There is a wealth of innovation, supply chain turbulence, and specific growth areas in the composites market, says Dr Richard Collins
It is easy to look at an industry such as composites and quickly dismiss it as slow-moving and of no real interest to you or your company, but the chances are you would be wrong.
At the top-level, there are several assumptions that remain correct: the total growth rate is not dramatic, volume production of synthetic fibres used in composite parts is dominated by glass fibre (IDTechEx calculate this to be 95%), and that nobody sees carbon-fibre as a futuristic material anymore.
But, looking beneath this basic top level there is a wealth of innovation, supply chain turbulence, and specific growth areas.
These are all analysed in a brand-new report from IDTechEx Research, Composites 2017-2027: Innovations, Opportunities, Market Forecasts.
Opportunities across the supply chain and beyond
The route to a FRP composite part has never been straightforward, with multiple steps needing to come together.
At each step of the supply chain there are multiple innovations, extending from the fibres and their precursors through to the manufacturing processes and their associated industries.
IDTechEx have investigated every step through primary interviews with key players and provide comprehensive analysis of the key changes in each.
This includes alternate fibre feedstocks, plasma oxidation ovens for fibre processing, thin-ply technology for fabrics and prepregs, thermoplastic epoxy and biosourced resins for the matrix, 3D printing of composite parts and tools, in-situ foaming of sandwich core materials and many more.
Beyond the manufacturing, there are opportunities, not just for the traditional end-user, but also in how these parts are repaired and increasingly important how they are recycled or disposed of at the end of their functioning life.
What is more, these technical challenges are being confronted all the way from multi-billion dollar companies through to start-ups and university research, meaning this seemingly slow and steady industry is one that is rife with opportunities.
The usual headline-grabbing property is the improved strength-to-weight ratio of these lightweight composite parts.
This will continue to enhance their ever-increasing relevance for the automotive and aerospace industry, as lower emissions (ICE) and improved mileage (electric) are required.
Lightweighting is the one area that both propulsion sides are singing from the same hymn sheet about.
Important additional properties also play a crucial role in their successful uptake and allow these materials to move into unseen directions. This could be their superior stiffness, corrosion resistance, or temperature stability.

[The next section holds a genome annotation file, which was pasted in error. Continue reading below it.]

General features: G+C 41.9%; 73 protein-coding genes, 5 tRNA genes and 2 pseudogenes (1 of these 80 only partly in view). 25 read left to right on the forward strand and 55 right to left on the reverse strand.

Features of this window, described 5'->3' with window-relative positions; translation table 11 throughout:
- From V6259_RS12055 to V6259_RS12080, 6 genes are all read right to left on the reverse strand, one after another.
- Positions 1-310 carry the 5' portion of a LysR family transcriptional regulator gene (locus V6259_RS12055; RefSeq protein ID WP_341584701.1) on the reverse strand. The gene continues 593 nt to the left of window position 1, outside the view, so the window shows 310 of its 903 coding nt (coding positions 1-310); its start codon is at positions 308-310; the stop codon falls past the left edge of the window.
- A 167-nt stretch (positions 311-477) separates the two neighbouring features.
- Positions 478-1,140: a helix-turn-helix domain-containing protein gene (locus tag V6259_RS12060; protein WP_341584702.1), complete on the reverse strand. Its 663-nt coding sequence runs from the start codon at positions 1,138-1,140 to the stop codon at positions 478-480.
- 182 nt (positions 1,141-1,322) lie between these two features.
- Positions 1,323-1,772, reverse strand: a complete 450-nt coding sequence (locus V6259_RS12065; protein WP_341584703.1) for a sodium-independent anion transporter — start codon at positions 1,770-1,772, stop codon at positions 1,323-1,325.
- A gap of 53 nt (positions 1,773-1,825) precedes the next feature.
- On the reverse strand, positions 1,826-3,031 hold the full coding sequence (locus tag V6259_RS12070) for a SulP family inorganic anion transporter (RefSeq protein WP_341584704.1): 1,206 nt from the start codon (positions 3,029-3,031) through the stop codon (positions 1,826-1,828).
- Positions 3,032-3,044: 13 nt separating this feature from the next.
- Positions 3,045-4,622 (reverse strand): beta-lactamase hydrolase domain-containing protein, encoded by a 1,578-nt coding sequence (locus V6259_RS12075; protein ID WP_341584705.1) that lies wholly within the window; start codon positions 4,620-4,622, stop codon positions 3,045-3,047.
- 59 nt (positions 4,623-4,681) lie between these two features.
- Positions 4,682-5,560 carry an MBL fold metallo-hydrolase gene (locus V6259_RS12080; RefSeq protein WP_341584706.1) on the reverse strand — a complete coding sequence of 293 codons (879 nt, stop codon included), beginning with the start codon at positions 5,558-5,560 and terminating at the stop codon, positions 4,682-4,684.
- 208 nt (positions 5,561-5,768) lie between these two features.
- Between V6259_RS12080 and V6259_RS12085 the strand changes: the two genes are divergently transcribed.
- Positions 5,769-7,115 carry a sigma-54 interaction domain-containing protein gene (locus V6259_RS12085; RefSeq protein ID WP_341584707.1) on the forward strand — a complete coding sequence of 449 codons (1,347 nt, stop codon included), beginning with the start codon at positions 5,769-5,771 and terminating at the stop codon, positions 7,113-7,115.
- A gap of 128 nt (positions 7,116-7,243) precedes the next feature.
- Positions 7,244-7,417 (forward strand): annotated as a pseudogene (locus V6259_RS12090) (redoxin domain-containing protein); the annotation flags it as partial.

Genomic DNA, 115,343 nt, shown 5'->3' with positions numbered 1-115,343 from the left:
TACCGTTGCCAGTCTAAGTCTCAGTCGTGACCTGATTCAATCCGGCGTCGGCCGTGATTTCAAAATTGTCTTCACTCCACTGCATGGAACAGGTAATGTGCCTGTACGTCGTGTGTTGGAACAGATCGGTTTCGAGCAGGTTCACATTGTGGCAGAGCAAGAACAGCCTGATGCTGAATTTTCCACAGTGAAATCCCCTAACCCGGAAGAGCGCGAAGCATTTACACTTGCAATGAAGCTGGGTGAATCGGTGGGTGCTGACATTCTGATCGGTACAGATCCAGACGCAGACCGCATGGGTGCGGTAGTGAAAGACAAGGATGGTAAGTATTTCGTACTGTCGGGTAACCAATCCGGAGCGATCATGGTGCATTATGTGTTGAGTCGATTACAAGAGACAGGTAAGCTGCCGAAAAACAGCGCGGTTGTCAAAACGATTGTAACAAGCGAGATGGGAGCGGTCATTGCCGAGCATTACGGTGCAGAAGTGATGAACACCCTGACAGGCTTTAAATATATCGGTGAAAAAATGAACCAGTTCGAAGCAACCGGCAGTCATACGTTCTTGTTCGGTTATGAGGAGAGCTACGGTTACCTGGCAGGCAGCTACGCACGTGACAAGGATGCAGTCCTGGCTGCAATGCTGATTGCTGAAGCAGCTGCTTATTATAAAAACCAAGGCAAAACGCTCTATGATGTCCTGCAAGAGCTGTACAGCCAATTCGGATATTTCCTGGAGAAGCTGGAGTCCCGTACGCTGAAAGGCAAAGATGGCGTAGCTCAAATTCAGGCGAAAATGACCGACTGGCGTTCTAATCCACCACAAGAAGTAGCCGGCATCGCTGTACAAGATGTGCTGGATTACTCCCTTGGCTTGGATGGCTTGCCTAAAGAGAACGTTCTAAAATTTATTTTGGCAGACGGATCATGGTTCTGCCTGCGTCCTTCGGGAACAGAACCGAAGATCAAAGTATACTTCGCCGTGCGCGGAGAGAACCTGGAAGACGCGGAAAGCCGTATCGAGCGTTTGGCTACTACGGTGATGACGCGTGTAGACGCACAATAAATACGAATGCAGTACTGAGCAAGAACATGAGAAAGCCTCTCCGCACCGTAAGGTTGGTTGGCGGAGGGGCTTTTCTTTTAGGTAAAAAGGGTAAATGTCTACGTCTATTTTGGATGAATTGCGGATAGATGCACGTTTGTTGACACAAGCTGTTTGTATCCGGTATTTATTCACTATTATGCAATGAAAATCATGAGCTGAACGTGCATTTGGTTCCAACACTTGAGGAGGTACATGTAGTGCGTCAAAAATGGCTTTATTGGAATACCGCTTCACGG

Take CFRP as an example; it has long been used and is very much the industry standard in certain application sectors.
However, beyond these core sectors, newer areas including rail transport, civil engineering remediation, spars in wind turbines, prosthetics, UAVs, and pressure vessels are all looking at this as their needs and the material maturity start to align.
Alternatively, if the properties or price are not currently to the end-user’s standards then hybrid parts are becoming increasingly viable options.
There are numerous ways that dissimilar materials or fibres can be combined to optimise the product with an ever-increasing number of success stories.
Although carbon fibre may not be the material of the future anymore, this industry is glascabrlready showing its hand as to what might be.
In the report, IDTechEx predict that continuous and chopped ceramic fibres and their role in CMCs are right at the cusp of some very significant expansion (10-year CAGR for the fibres of 27%).
These have so far been trapped in the usual catch-22: manufacturing and cost advancements cannot occur without scaling, but scaling cannot occur without orders.
The slow growth and closed-door early adopter industries they have been operating in will finally start to come out of research and qualification to hit large-scale production volumes.
Even more nascent are the roles of continuous ceramic fibre tows and monofilaments in MMCs, which are accurately described as “mature technologies in embryonic markets”, and the impact pure boron fibres may have in the long-term future.
It is also expected that the next-generation materials will start our progression away from “dumb” structural parts and towards multifunctional products. Functionality will be incorporated in fibre composites for energy storage, sensor technology, energy harvesting or many more reasons.
Dr Richard Collins isTechnology Analyst with IDTechEx.